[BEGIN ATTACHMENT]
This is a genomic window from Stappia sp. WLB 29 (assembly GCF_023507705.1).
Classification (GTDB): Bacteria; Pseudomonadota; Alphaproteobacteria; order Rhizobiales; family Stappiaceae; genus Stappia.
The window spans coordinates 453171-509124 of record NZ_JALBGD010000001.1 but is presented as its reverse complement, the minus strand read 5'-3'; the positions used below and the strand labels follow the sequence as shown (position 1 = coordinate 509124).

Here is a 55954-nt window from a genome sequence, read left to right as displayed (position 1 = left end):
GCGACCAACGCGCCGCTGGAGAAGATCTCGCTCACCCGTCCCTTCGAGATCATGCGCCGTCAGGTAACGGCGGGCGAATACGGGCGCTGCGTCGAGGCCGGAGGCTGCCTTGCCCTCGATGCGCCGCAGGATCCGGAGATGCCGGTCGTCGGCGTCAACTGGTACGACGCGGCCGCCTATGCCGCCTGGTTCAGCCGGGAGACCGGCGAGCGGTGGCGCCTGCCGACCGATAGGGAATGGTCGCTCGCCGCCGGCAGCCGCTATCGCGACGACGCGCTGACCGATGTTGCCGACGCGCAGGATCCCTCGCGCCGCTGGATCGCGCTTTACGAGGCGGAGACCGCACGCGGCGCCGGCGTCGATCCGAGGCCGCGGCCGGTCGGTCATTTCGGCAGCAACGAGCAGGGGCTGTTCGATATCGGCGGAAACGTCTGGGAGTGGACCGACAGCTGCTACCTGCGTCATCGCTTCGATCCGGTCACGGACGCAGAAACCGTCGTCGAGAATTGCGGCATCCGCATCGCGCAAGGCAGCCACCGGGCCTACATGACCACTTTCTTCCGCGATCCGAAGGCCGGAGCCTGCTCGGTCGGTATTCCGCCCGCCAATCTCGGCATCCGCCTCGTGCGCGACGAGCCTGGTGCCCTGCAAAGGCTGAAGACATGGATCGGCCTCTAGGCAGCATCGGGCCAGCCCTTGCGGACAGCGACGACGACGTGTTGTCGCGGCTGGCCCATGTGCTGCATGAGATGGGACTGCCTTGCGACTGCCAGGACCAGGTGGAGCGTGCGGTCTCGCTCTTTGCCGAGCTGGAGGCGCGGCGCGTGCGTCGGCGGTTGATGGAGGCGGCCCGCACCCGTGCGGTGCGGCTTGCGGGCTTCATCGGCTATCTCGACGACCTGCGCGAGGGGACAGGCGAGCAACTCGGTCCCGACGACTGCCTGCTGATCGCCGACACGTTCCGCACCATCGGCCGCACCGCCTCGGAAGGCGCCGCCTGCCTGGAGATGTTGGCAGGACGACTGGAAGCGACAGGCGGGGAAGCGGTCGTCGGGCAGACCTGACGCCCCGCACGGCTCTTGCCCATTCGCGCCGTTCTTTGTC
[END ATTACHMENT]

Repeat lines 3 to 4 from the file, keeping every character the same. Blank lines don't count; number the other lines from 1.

The window spans coordinates 453171-509124 of record NZ_JALBGD010000001.1 but is presented as its reverse complement, the minus strand read 5'-3'; the positions used below and the strand labels follow the sequence as shown (position 1 = coordinate 509124).

Here is a 55954-nt window from a genome sequence, read left to right as displayed (position 1 = left end):